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Grid Research:
Making the Grid Smarter

Ted Bohn and mock-up of plug-in connection standard J-1772.
Argonne engineer Ted Bohn holds a mock-up of the plug-in hybrid electric vehicle (PHEV) connection standard called J-1772. This connector will facilitate both charging and communication.
Interactive Grid Model
Argonne transportation researchers created this interactive model to demonstrate how the smart grid interacts with different types of customers.

As the smart grid moves from concept to reality, Argonne National Laboratory is helping to ensure this technology will interact seamlessly with the emergence of plug-in hybrid electric vehicles (PHEVs).

The smart grid involves updating the existing power grid to employ real-time, two-way communication technologies that allow consumers to connect directly with power suppliers. This will give consumers the ability to choose where their electricity comes from and when they want it delivered.

The smart grid is a key element of President Obama’s plan to lower energy costs for consumers, achieve energy independence and reduce greenhouse gases. And with the president’s goal to have one million PHEVs on the road by 2015, a smarter grid also becomes increasingly important for managing the added electricity demand created by these next-generation vehicles.

An important component of integrating PHEVs into the grid will be the vehicle’s plug. Ted Bohn, a principal engineer at Argonne, sits on an international committee working to develop the Society of Automotive Engineers’ (SAE) new connection standard called J-1772. The group is defining this standard, so manufacturers can build compatible connectors and vehicle sockets that will support both charging and two-way communication.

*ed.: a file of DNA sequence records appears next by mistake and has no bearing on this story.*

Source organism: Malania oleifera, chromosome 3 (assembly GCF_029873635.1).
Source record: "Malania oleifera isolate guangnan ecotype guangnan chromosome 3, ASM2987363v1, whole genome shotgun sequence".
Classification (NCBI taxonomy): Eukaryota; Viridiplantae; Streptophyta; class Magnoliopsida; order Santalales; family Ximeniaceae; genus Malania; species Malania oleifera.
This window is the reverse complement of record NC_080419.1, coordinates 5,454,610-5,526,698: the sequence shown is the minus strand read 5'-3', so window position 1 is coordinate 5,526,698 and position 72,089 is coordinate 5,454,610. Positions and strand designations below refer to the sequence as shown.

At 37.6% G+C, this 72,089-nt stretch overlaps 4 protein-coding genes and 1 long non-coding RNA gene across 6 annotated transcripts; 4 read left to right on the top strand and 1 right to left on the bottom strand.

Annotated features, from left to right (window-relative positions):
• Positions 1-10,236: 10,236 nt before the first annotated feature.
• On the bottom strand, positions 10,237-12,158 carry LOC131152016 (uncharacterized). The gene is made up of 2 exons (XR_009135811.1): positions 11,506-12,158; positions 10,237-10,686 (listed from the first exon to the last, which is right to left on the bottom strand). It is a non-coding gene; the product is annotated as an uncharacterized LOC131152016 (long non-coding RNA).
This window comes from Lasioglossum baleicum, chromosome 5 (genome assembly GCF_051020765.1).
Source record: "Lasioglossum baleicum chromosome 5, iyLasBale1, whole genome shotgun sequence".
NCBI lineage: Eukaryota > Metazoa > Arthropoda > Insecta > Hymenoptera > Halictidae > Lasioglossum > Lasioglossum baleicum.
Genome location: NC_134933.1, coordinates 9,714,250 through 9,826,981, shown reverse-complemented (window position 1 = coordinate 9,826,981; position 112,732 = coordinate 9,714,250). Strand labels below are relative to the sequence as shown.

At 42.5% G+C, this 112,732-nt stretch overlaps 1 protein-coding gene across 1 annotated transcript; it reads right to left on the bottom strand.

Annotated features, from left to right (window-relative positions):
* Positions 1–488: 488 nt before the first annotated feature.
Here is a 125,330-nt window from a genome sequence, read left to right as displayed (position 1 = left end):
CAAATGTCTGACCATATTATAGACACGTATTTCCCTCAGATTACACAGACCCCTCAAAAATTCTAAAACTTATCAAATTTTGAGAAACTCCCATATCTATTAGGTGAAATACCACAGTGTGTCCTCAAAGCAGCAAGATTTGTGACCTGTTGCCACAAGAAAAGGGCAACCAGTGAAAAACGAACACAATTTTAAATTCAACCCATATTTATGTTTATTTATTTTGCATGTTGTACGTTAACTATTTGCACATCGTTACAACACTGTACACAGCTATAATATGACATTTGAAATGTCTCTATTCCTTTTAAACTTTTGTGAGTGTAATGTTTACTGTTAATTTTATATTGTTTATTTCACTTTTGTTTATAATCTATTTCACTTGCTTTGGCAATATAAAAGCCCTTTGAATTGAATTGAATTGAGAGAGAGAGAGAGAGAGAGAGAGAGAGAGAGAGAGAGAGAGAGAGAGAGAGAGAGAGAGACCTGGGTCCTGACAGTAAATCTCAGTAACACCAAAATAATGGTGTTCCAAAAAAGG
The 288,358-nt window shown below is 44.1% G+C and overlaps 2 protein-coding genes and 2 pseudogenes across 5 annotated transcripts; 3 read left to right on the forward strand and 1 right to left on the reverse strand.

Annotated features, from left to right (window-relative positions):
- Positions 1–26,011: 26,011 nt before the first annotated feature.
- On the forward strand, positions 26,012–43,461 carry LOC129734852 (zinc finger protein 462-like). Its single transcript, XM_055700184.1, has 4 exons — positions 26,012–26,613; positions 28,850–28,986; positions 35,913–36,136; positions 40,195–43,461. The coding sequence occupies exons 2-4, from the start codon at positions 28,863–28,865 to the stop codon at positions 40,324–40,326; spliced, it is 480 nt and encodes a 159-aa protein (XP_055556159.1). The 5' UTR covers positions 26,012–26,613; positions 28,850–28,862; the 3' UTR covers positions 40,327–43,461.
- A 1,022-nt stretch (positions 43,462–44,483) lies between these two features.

“Communication is what allows a charger to be a smart charger,” Bohn said. “It’s not simply a plug-in and turn-on charger like a cell phone charger. The smart charger allows you to charge your vehicle at a rate that is bargained between the consumer and the grid.”

Interactive Grid Model

To illustrate how this process works, Bohn and his colleagues at Argonne created an interactive smart grid model for demonstration purposes. In May, Bohn presented Argonne’s smart grid model to international audiences at the EVS 24 Conference in Stavanger, Norway and Test Site Sweden’s Tech Transfer Conference in Gothenburg, Sweden.

The model shows how different types of consumers could interact with the smart grid. For example, a frugal customer may wait until off-peak hours to charge a PHEV because it is cheaper, while an environmentally-conscious customer may pay more to get their electricity from wind power instead of coal.

In addition to helping people save money and help the environment, the smart grid is also a big help to electricity providers. By giving utilities real-time information about where power is needed and what energy sources are available, they can route power more efficiently without overloading the grid.

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Ted Bohn

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